The principal buildings that appeared to the south of this line after the last Castilian conquest were built in the 16th century on vacant lots. The two largest were the Monasterio de San Francisco - the Convent - and the Iglesia de San Juan de Letrán both of them with large gardens which were significantly larger than most of the others elsewhere. Somewhat later in the century, Charles V wall was built, (see LINK) incorporating what would at first be known as Puerta Nueba (South Port Gate) (see LINK) with an extension to Calle Real then known appropriately as Calle Nueba
Contemporary map showing the overall plan of the town - Calle Real is shown running from the old Barcina gate straight through town and right up to Charles V Wall and its Puerta Nueba (South Port Gate) ( 1627 - Luis Bravo de Acuña ) (See LINK)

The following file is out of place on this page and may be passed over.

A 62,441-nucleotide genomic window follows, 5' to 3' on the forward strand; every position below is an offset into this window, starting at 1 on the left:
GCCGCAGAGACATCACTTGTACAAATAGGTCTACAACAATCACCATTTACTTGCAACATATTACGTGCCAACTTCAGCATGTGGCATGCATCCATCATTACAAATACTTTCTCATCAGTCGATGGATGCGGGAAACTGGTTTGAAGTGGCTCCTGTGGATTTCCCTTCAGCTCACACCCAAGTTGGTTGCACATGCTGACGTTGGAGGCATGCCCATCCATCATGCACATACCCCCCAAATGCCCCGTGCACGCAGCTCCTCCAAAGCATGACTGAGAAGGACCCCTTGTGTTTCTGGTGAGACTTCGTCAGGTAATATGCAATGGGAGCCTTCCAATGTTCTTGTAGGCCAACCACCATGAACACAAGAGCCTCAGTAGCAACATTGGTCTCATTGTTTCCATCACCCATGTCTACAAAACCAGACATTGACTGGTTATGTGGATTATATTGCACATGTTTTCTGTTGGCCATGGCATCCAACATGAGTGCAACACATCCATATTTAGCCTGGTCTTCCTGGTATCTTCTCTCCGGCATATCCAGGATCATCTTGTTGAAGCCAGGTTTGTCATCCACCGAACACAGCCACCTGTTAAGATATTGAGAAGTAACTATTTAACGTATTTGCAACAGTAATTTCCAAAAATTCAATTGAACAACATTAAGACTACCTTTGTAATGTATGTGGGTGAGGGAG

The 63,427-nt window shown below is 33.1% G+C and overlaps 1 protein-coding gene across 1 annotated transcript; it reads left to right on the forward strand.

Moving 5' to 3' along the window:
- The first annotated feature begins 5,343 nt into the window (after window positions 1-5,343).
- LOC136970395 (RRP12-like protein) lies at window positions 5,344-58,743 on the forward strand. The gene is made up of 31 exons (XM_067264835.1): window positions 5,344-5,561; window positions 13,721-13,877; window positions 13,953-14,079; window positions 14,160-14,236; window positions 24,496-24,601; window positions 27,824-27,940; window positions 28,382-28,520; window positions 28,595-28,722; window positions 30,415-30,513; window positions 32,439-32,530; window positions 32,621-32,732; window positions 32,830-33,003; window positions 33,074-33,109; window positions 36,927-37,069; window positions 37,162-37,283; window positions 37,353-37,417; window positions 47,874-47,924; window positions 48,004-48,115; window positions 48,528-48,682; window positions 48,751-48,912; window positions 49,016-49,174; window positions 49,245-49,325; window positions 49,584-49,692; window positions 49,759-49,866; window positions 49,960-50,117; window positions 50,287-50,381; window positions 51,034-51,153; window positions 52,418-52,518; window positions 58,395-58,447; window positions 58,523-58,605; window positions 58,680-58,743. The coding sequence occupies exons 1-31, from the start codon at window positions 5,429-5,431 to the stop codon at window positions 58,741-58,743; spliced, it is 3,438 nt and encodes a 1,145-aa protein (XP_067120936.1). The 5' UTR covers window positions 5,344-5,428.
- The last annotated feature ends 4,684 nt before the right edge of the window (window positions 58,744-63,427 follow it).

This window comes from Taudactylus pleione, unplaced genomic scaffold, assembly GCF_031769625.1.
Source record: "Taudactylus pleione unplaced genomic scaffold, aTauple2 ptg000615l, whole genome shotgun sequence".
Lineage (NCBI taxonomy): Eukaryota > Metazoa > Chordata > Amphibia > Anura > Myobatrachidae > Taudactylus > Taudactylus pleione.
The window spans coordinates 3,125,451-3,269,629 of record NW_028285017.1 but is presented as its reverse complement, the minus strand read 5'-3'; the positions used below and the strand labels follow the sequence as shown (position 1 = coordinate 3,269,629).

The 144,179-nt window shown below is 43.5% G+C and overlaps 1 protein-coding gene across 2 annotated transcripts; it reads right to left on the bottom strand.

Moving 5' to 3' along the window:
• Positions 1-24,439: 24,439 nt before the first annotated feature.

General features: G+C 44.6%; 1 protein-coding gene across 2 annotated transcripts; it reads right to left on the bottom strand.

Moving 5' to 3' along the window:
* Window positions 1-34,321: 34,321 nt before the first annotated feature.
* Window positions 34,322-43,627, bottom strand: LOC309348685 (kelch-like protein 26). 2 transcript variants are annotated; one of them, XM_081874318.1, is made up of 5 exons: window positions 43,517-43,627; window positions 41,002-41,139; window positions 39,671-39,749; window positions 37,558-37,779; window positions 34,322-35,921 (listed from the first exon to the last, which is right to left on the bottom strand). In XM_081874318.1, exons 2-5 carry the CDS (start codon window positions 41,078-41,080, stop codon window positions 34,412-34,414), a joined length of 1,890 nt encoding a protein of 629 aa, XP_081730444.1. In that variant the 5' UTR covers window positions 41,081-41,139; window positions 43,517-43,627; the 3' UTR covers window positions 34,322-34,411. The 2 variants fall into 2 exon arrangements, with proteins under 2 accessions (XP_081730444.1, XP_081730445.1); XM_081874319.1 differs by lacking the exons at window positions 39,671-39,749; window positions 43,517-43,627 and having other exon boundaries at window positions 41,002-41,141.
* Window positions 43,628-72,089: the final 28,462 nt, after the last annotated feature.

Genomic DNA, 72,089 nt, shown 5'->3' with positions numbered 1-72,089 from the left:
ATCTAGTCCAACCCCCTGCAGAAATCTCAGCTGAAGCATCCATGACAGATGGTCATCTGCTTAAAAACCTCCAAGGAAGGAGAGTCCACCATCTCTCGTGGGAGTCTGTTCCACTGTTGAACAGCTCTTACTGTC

As can be gleaned from Alonso Hernández del Portillo's Historia (see LINK), by the early 17th century onwards the entire stretch from the Barcina Gate to Puerta Nueba was known quite simply as Calle Real. After 1704 and subsequent takeover by the British (see LINK), Gibraltar's main thoroughfare appears as "Great Street" on a 1712 summary of Jews who paid rent to their new British masters. A 1771 publication identifies it as the "High Street"
( 1704 - Col D'Harcourt )
( 1706 - Peter Schenk )
( 1727 - Nicolas de Fer 1727 )
As shown above numerous maps published after 1704 tend to concentrate on the older sections and fortifications of the town in great detail while more or less ignoring the rest of the residential town. Nevertheless a 1756 Landlord Billet list mentions Main Street several times and suggest that this was the preferred name at the time. At some unknown date, however, the authorities took their cue from two of the city gates and Gibraltar's Catholic Cathedral and renamed the street.